• Addressing modes (later…)

  • RISC v CISC


Types of operand

Types of Operand

  • Addresses

  • Numbers

    • Integer/floating point

  • Characters

    • ASCII etc.

  • Logical Data

    • Bits or flags

  • (Aside: Is there any difference between numbers and characters? Ask a C programmer!)


Pentium data types

Pentium Data Types

  • 8 bit Byte

  • 16 bit word

  • 32 bit double word

  • 64 bit quad word

  • Addressing is by 8 bit unit

  • A 32 bit double word is read at addresses divisible by 4


Specific data types

Specific Data Types

  • General - arbitrary binary contents

  • Integer - single binary value

  • Ordinal - unsigned integer

  • Unpacked BCD - One digit per byte

  • Packed BCD - 2 BCD digits per byte

  • Near Pointer - 32 bit offset within segment

  • Bit field

  • Byte String

  • Floating Point


Pentium floating point data types

Pentium Floating Point Data Types

  • See Stallings p324


Types of operation

Types of Operation

  • Data Transfer

  • Arithmetic

  • Logical

  • Conversion

  • I/O

  • System Control

  • Transfer of Control


Data transfer

Data Transfer

  • Specify

    • Source

    • Destination

    • Amount of data

  • May be different instructions for different movements

    • e.g. IBM 370

  • Or one instruction and different addresses

    • e.g. VAX


Arithmetic

Arithmetic

  • Add, Subtract, Multiply, Divide

  • Signed Integer

  • Floating point ?

  • May include

    • Increment (a++)

    • Decrement (a--)

    • Negate (-a)


Logical

Logical

  • Bitwise operations

  • AND, OR, NOT


Conversion

Conversion

  • E.g. Binary to Decimal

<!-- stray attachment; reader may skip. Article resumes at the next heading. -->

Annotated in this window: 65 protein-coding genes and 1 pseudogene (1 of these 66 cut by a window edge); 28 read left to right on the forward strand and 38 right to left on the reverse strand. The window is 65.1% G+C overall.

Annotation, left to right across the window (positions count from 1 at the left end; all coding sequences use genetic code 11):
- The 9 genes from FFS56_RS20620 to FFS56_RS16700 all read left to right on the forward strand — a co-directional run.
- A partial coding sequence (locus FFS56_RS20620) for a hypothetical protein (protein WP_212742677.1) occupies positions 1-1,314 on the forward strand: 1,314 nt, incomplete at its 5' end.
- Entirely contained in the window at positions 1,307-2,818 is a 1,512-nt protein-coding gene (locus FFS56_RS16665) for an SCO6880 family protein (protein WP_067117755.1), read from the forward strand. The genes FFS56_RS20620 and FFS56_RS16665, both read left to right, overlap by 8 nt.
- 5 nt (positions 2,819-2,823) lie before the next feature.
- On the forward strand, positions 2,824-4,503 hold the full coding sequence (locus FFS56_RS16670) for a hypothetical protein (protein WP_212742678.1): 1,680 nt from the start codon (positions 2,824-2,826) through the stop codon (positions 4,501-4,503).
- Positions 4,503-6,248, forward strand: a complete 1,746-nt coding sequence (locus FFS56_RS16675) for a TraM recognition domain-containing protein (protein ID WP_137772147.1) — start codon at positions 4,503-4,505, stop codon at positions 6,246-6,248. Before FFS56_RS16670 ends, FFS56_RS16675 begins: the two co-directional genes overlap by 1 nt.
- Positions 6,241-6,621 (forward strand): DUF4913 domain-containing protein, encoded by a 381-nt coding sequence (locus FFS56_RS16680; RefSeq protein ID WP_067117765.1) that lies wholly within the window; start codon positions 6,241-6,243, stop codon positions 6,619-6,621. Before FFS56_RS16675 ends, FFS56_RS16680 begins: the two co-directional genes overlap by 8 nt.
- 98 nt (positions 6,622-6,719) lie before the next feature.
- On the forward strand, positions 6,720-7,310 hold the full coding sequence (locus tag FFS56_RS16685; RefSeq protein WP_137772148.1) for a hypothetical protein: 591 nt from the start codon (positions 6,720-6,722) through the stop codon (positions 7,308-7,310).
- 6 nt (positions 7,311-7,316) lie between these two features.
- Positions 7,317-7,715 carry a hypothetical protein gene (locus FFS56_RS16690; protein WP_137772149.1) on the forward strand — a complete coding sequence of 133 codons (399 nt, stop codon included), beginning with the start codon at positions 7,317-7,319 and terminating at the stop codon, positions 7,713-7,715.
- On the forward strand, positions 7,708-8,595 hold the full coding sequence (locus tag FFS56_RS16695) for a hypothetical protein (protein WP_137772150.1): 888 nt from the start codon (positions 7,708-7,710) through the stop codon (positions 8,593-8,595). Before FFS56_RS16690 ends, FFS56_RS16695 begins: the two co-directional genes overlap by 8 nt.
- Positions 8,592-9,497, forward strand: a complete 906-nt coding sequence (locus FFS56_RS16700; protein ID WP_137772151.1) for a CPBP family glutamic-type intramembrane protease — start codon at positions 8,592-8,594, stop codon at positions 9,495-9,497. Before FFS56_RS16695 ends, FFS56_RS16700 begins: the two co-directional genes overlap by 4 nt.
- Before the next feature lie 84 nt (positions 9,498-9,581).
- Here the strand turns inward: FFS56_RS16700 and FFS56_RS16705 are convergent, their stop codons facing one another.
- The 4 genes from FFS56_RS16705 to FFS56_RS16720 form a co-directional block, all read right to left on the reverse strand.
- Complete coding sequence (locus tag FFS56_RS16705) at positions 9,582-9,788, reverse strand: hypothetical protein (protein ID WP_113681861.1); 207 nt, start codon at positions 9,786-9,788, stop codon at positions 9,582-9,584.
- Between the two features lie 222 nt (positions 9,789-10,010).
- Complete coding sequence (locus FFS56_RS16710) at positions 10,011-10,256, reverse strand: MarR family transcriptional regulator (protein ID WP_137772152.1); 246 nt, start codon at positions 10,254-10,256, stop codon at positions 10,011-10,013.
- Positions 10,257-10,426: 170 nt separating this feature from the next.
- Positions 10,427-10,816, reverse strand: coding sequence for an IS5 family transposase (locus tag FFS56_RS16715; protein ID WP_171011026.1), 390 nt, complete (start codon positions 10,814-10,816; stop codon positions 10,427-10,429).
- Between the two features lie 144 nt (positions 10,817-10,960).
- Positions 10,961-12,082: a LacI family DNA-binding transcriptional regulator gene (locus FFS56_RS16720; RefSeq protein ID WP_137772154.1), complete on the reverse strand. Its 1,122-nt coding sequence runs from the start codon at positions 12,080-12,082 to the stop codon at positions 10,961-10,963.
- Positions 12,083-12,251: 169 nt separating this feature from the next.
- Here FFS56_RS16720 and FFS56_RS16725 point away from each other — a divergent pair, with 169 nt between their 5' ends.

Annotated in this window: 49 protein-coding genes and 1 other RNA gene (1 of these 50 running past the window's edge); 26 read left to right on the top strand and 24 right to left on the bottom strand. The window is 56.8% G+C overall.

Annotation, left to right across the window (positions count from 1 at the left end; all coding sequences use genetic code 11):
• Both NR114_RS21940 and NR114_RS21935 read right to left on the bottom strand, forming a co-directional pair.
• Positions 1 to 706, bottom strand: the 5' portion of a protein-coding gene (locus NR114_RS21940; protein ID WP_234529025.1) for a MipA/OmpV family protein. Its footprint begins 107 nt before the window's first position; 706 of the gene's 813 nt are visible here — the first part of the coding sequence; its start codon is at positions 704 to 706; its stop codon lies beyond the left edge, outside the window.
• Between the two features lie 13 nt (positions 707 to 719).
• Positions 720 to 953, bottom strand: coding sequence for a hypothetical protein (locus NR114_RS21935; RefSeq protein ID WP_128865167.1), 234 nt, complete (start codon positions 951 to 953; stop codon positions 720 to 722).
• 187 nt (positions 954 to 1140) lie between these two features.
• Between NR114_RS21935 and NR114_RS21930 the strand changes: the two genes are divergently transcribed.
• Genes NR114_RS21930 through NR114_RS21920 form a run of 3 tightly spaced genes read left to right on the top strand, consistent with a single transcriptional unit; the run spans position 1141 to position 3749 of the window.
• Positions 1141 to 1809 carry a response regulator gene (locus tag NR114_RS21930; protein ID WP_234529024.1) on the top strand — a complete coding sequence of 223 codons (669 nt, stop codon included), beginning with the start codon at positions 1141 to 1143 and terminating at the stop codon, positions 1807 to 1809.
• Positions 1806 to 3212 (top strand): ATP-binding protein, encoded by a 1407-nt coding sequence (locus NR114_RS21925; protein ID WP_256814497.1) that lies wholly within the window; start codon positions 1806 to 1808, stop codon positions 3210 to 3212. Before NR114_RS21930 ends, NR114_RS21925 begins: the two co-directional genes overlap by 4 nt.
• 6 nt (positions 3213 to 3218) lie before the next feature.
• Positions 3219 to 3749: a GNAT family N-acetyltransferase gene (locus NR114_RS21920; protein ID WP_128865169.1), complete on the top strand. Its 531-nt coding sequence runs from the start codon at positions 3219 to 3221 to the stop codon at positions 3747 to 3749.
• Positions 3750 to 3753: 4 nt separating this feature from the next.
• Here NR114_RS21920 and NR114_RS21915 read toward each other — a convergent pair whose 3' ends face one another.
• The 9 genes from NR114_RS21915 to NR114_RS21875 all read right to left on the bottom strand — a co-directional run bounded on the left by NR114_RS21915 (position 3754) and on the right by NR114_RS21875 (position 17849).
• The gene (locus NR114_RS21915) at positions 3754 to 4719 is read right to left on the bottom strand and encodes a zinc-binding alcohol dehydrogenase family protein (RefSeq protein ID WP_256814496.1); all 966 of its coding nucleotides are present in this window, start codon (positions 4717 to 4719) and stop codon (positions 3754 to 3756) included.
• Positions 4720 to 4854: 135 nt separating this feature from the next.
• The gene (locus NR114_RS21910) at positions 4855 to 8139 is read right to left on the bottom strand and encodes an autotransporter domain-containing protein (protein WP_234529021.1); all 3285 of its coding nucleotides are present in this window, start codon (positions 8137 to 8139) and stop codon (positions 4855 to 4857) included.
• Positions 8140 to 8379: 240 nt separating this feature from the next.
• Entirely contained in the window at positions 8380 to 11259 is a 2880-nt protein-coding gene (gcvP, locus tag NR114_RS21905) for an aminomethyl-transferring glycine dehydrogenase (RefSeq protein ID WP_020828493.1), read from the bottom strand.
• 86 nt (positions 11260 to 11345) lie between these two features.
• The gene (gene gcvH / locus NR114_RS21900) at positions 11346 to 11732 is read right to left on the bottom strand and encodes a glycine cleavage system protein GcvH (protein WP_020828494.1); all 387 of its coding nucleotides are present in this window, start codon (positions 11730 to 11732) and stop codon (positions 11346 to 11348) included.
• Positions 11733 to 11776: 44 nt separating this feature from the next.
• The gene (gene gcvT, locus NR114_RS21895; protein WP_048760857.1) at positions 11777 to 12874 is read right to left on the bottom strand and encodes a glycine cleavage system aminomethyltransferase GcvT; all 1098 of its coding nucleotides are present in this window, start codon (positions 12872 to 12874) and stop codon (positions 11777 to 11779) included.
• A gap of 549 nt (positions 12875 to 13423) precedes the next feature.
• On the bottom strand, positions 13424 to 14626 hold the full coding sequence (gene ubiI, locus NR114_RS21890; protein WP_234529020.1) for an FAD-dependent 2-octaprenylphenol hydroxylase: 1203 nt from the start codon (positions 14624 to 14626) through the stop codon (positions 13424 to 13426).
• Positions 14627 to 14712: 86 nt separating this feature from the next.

Input output

Input/Output

  • May be specific instructions

  • May be done using data movement instructions (memory mapped)

  • May be done by a separate controller (DMA)


Systems control

Systems Control

  • Privileged instructions

  • CPU needs to be in specific state

    • Ring 0 on 80386+

    • Kernel mode

  • For operating systems use


Transfer of control

Transfer of Control

  • Branch

    • e.g. branch to x if result is zero

  • Skip

    • e.g. increment and skip if zero

    • ISZ Register1

    • Branch xxxx

    • ADD A

  • Subroutine call

    • c.f. interrupt call


Foreground reading

Foreground Reading

  • Pentium and PowerPC operation types

  • Stallings p338 et. Seq.


Byte order a portion of chips

Byte Order(A portion of chips?)

  • What order do we read numbers that occupy more than one byte

  • e.g. (numbers in hex to make it easy to read)

  • 12345678 can be stored in 4x8bit locations as follows


Byte order example

Byte Order (example)

  • AddressValue (1)Value(2)

  • 1841278

  • 1853456

  • 1865634

  • 1867812

  • i.e. read top down or bottom up?


Byte order names

Byte Order Names

  • The problem is called Endian

  • The system on the left has the least significant byte in the lowest address

  • This is called big-endian

  • The system on the right has the least significant byte in the highest address

  • This is called little-endian


Standard what standard

Standard…What Standard?

  • Pentium (80x86), VAX are little-endian

  • IBM 370, Moterola 680x0 (Mac), and most RISC are big-endian

  • Internet is big-endian

    • Makes writing Internet programs on PC more awkward!

    • WinSock provides htoi and itoh (Host to Internet & Internet to Host) functions to convert